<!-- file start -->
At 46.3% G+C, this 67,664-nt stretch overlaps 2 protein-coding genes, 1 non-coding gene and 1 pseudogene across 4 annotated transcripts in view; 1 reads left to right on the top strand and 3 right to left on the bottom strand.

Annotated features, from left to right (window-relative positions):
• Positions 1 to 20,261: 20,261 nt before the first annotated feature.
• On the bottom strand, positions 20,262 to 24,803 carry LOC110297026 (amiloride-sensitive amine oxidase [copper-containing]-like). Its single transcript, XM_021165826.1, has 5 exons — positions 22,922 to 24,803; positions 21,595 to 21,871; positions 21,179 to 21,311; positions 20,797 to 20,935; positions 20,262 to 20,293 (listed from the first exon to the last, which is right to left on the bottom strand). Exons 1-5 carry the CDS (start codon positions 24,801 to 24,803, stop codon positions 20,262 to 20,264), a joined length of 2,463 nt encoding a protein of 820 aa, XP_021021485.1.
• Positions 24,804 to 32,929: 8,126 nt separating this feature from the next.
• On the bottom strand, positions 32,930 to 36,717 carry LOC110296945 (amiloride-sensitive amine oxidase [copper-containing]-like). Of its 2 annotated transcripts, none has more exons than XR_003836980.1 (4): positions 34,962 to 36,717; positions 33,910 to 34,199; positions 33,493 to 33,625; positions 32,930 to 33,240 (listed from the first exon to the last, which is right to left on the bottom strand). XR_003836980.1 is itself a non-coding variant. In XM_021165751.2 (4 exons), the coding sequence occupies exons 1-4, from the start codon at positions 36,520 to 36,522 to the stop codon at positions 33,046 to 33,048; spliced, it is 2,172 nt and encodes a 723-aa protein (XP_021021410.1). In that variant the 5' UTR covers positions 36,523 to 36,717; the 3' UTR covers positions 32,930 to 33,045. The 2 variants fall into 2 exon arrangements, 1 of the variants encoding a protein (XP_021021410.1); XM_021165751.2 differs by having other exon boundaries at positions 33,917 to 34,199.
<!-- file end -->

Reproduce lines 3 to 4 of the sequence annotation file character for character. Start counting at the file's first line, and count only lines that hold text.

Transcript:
• Positions 1 to 20,261: 20,261 nt before the first annotated feature.
• On the bottom strand, positions 20,262 to 24,803 carry LOC110297026 (amiloride-sensitive amine oxidase [copper-containing]-like). Its single transcript, XM_021165826.1, has 5 exons — positions 22,922 to 24,803; positions 21,595 to 21,871; positions 21,179 to 21,311; positions 20,797 to 20,935; positions 20,262 to 20,293 (listed from the first exon to the last, which is right to left on the bottom strand). Exons 1-5 carry the CDS (start codon positions 24,801 to 24,803, stop codon positions 20,262 to 20,264), a joined length of 2,463 nt encoding a protein of 820 aa, XP_021021485.1.